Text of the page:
Consumers will become smarter
Shoppers are tuned into companies that “pink-wash” (where each October, companies put out pink products that allegedly support breast cancer charities), and now awareness of “green-washing” is on the rise, particularly when it comes to recycling. “Recycling has been a crutch for plastic producers for years,” says Perry Wheeler, a Greenpeace spokesperson. For example, Philip Morris, Pepsi Co, McDonald’s and other corporations support the Keep America Beautiful campaign, which Wheeler says “puts the onus on individuals to clean up their plastic mess.” Fortunately, these 22 other companies getting rid of plastic for good.
Less plastic packaging
Anyone who has struggled to open a bottle of painkillers, shampoo, or a new toy will be happy to hear this one: In the next ten years, we can expect to see more brands using recycled materials and less materials overall for packaging, though it will likely take longer for all plastic to be phased out. Part of the problem? New plastic is cheaper than recycled plastic. That’s why Dell advocates for making use of recycled materials in new packaging mandatory. “Plastic recycling in the United States will only improve if companies are legally required to use recycled content in their products,” Dell says.
Chemical recycling may become more prominent
Though the field is still in its early stages, the process of chemical recycling, an umbrella term for technologies that “return post-use plastics to their basic chemical building blocks for creating a versatile mix of new plastics, chemicals, fuels, and other products,” per the American Chemistry Council, may see an uptick in the coming years. Chemical recycling has the potential to be a gamechanger; a press release from the New Hope Energy on its Tyler, Texas facility states that when fully operational in 2020, the plant will be able to process 960 tons of plastic a day. However, chemical recycling is not without its critics. “This is all just a huge, incredibly expensive distraction,” Denise Patel, U.S. program director at the Global Alliance for Incinerator Alternatives told The Intercept. She touts reducing the overall use of plastic as a better solution.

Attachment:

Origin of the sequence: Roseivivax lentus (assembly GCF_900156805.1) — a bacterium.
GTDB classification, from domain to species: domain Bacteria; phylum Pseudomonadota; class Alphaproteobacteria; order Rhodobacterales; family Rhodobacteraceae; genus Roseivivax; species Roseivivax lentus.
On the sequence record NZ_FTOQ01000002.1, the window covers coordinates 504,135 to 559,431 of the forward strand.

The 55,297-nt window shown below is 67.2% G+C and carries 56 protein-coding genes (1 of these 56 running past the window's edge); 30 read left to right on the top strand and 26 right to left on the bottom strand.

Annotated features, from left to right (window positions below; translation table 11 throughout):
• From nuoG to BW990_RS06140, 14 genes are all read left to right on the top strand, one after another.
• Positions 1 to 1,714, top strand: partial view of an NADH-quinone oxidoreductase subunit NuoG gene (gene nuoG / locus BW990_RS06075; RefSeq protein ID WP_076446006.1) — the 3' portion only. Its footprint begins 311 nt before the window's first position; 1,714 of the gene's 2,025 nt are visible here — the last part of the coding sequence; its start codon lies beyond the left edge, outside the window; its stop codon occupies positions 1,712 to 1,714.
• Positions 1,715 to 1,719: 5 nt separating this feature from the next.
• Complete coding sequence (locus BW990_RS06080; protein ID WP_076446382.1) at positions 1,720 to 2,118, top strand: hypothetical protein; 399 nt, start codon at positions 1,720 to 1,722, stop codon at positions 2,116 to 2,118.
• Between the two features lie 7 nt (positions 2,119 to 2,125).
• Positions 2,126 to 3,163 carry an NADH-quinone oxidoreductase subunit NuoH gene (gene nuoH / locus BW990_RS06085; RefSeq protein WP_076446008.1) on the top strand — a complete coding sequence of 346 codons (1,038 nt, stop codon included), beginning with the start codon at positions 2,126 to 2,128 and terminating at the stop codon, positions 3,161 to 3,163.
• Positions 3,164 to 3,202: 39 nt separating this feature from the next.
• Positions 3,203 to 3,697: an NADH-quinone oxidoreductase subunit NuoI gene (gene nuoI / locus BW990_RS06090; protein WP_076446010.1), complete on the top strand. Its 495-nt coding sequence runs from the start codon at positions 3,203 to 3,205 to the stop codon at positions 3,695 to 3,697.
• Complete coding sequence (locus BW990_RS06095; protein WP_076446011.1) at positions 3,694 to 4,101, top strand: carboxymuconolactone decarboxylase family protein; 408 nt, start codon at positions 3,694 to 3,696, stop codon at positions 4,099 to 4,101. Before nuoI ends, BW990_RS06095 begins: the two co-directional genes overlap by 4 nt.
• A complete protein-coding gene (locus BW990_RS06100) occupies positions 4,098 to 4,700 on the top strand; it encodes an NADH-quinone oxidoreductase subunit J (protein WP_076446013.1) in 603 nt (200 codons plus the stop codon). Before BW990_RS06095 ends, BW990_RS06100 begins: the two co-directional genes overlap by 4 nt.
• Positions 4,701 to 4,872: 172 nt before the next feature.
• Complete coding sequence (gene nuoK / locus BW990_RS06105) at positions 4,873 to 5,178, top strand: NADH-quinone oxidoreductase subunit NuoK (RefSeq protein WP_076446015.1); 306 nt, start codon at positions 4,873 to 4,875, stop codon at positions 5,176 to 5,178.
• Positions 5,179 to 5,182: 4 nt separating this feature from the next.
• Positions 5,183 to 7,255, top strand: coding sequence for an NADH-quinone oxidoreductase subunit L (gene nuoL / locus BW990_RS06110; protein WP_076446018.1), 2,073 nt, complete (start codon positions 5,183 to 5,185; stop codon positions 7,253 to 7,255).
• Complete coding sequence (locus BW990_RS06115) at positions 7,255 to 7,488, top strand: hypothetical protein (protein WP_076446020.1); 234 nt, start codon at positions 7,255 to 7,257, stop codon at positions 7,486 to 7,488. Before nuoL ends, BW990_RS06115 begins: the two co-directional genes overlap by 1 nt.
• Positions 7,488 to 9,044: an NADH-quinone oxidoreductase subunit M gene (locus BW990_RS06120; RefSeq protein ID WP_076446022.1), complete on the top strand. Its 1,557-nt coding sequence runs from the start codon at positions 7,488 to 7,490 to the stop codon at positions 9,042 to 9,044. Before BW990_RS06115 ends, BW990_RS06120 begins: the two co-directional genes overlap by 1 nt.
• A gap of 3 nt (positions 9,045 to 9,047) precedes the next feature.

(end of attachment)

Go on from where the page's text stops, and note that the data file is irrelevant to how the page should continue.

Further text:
You’ll be able to recycle thin plastics more readily
More companies will collect thin plastics, usually labeled as #4 or LDPR and including things like Ziplocs and dry cleaning bags, grocery bags, and bubble wrap, for recycling. Currently, this plastic isn’t often recycled curbside (depending on the municipality where you live) as it’s so lightweight, it can jam recycling machinery; but throwing it out isn’t ideal either as it takes an estimated 450 years to decompose. Your current options are to return it to a store that collects them, find a local drop-off facility, or use a service like Ridwell, a start-up company based in Seattle, that picks up hard-to-recycle items from your home for a fee. Like plastic bags, these everyday items also take forever to decompose.